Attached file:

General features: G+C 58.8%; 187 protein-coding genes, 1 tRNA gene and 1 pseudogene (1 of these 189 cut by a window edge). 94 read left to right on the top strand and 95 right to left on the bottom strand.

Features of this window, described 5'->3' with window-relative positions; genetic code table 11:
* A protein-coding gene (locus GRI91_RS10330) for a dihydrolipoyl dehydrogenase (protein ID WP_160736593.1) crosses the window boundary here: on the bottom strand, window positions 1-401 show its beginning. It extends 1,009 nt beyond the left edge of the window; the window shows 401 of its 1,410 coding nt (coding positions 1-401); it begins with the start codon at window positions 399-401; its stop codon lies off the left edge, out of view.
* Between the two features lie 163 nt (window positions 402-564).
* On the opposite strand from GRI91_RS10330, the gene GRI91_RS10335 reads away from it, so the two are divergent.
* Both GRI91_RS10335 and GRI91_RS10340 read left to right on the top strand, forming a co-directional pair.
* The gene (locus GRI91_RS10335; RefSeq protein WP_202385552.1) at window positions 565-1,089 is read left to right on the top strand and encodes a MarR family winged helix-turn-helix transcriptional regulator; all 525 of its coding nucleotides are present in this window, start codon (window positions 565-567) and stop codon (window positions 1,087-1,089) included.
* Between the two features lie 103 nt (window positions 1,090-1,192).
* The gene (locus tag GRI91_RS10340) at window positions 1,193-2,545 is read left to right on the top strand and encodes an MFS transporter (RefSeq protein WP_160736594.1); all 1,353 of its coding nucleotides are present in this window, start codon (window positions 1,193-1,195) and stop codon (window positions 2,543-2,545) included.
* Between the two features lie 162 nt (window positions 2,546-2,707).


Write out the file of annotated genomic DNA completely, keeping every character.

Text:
General features: G+C 58.8%; 187 protein-coding genes, 1 tRNA gene and 1 pseudogene (1 of these 189 cut by a window edge). 94 read left to right on the top strand and 95 right to left on the bottom strand.

Features of this window, described 5'->3' with window-relative positions; genetic code table 11:
* A protein-coding gene (locus GRI91_RS10330) for a dihydrolipoyl dehydrogenase (protein ID WP_160736593.1) crosses the window boundary here: on the bottom strand, window positions 1-401 show its beginning. It extends 1,009 nt beyond the left edge of the window; the window shows 401 of its 1,410 coding nt (coding positions 1-401); it begins with the start codon at window positions 399-401; its stop codon lies off the left edge, out of view.
* Between the two features lie 163 nt (window positions 402-564).
* On the opposite strand from GRI91_RS10330, the gene GRI91_RS10335 reads away from it, so the two are divergent.
* Both GRI91_RS10335 and GRI91_RS10340 read left to right on the top strand, forming a co-directional pair.
* The gene (locus GRI91_RS10335; RefSeq protein WP_202385552.1) at window positions 565-1,089 is read left to right on the top strand and encodes a MarR family winged helix-turn-helix transcriptional regulator; all 525 of its coding nucleotides are present in this window, start codon (window positions 565-567) and stop codon (window positions 1,087-1,089) included.
* Between the two features lie 103 nt (window positions 1,090-1,192).
* The gene (locus tag GRI91_RS10340) at window positions 1,193-2,545 is read left to right on the top strand and encodes an MFS transporter (RefSeq protein WP_160736594.1); all 1,353 of its coding nucleotides are present in this window, start codon (window positions 1,193-1,195) and stop codon (window positions 2,543-2,545) included.
* Between the two features lie 162 nt (window positions 2,546-2,707).